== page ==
1 2 3 4 5 6 7 8 9 10 11 12 13 14 15 16 17 18 19 20 21

John 6:56

ESV Whoever feeds on my flesh and drinks my blood abides in me, and I in him.
NIV Whoever eats my flesh and drinks my blood remains in me, and I in them.
NASB The one who eats My flesh and drinks My blood remains in Me, and I in him.
CSB The one who eats my flesh and drinks my blood remains in me, and I in him.
NLT Anyone who eats my flesh and drinks my blood remains in me, and I in him.
KJV He that eateth my flesh, and drinketh my blood, dwelleth in me, and I in him.

What does John 6:56 mean?

Jesus has greatly offended the people who came to find Him in Capernaum (John 6:52). Christ explained that He was the "true bread from Heaven" (John 6:32–33). This meant that only those who believed in Him, as the One sent from God, could see eternal life (John 6:40). This was part of Jesus' teaching to focus less on material things and more on heavenly things. The people were unhappy with the idea that belief, and not good works, were the real key to salvation (John 6:27–29). When Jesus expands the analogy to say that His flesh is this Bread of Life, they are outraged (John 6:52).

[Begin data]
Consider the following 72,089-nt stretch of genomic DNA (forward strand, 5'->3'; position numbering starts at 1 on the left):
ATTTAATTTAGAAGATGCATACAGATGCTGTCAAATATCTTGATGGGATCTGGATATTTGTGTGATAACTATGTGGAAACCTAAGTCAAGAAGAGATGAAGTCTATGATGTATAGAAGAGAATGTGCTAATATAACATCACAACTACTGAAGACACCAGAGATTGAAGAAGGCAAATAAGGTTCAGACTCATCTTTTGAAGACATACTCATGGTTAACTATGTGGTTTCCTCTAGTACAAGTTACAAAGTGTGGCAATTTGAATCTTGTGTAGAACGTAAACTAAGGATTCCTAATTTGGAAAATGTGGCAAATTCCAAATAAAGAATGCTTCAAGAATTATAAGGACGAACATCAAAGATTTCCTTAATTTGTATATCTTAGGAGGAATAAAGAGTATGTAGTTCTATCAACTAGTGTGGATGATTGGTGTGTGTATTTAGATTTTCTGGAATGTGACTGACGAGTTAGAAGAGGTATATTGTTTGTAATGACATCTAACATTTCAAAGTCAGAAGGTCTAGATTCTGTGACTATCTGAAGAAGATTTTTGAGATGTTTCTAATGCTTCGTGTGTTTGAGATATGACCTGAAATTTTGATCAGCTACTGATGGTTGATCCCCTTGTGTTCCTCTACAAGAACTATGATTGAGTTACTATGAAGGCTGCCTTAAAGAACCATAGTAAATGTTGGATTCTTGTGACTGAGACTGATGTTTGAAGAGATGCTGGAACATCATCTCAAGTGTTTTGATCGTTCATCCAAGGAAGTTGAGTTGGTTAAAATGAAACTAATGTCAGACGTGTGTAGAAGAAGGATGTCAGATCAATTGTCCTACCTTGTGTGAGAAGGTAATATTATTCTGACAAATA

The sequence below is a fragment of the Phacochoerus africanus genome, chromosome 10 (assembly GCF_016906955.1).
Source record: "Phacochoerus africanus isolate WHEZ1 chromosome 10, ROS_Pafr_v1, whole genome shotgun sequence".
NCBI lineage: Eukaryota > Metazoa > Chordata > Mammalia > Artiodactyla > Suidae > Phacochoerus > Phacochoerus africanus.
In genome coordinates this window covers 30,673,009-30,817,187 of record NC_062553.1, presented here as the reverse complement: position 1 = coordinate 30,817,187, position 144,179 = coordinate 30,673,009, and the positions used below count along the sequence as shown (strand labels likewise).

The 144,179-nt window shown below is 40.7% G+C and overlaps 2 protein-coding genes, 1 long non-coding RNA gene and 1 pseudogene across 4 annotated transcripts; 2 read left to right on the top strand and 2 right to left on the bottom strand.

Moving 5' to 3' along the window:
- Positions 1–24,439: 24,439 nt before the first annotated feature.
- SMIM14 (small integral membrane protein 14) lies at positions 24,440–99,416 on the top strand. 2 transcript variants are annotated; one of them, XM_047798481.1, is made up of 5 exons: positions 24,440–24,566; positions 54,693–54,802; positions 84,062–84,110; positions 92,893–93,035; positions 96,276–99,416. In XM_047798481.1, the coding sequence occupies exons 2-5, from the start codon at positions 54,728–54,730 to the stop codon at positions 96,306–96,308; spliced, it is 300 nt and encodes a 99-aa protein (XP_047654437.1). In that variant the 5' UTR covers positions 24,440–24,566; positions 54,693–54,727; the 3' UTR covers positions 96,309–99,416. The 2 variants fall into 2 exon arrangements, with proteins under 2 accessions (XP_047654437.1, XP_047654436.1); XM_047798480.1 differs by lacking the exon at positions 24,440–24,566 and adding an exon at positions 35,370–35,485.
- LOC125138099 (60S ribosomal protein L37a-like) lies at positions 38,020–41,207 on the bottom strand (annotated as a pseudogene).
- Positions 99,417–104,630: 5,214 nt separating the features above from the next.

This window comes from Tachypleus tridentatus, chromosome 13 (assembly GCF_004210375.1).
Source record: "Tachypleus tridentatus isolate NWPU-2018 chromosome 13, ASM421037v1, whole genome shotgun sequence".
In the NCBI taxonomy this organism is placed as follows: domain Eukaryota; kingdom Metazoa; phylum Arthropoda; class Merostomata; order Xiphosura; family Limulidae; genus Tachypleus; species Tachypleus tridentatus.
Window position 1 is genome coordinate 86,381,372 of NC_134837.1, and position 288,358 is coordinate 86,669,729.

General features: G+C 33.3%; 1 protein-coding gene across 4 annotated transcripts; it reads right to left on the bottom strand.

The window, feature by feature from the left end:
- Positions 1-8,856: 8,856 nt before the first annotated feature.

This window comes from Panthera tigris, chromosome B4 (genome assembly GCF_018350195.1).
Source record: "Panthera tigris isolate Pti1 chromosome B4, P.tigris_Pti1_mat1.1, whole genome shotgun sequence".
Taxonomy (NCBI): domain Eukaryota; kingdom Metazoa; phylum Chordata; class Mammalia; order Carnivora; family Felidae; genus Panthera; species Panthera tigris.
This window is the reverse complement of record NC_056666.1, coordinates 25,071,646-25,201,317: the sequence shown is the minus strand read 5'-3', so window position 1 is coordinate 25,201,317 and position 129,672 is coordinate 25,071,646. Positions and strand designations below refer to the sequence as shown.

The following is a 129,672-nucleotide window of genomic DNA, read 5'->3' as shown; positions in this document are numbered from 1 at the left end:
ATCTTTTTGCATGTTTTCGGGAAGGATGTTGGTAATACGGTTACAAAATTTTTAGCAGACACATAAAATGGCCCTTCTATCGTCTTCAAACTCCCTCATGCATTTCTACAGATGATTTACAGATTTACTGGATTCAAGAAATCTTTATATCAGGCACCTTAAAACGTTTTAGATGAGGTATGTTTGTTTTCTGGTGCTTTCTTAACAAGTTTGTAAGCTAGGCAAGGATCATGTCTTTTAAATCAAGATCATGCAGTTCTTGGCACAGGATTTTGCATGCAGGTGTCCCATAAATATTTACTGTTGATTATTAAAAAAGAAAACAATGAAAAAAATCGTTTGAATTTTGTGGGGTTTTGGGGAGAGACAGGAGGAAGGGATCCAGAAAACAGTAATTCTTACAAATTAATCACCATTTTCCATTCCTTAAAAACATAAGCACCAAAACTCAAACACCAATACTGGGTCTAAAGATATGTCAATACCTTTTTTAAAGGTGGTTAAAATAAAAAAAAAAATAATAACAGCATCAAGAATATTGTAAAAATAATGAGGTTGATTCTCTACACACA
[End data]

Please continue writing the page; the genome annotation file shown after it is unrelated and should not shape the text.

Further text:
Jesus uses the term "abide" here, from the Greek root word meno, meaning "to continue, to dwell, or to endure." This sense of "abiding" is used in reference to the relationship between God the Father and God the Son (John 14:10), God the Son and God the Spirit (John 1:32), as well as to the relationship between Jesus and those who are saved (John 15:4).

Most of the people present in Capernaum mistake Jesus' claim in a crass, physical way: they think this is a reference to cannibalism (Genesis 9:3–4; Leviticus 17:10–16). Others grasp that He is speaking in some form of parable or metaphor, but still find it hard to accept (John 6:50). Many of those who were following Jesus to this point will react by abandoning Him (John 6:66). However, Jesus is tying this idea together with the comments He has already made about eternal life. He pointed out that it was belief in Him which granted a person life. Later, Jesus will explicitly say that His use of these words is symbolic, and not a reference to eating His literal, physical flesh and blood (John 6:63).
What is the Gospel?
Download the app: